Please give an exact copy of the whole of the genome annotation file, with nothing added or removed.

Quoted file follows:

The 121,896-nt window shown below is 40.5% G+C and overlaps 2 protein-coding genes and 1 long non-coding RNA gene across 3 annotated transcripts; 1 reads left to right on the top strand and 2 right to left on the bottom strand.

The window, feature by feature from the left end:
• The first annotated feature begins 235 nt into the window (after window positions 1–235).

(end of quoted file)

The 121,896-nt window shown below is 40.5% G+C and overlaps 2 protein-coding genes and 1 long non-coding RNA gene across 3 annotated transcripts; 1 reads left to right on the top strand and 2 right to left on the bottom strand.

The window, feature by feature from the left end:
• The first annotated feature begins 235 nt into the window (after window positions 1–235).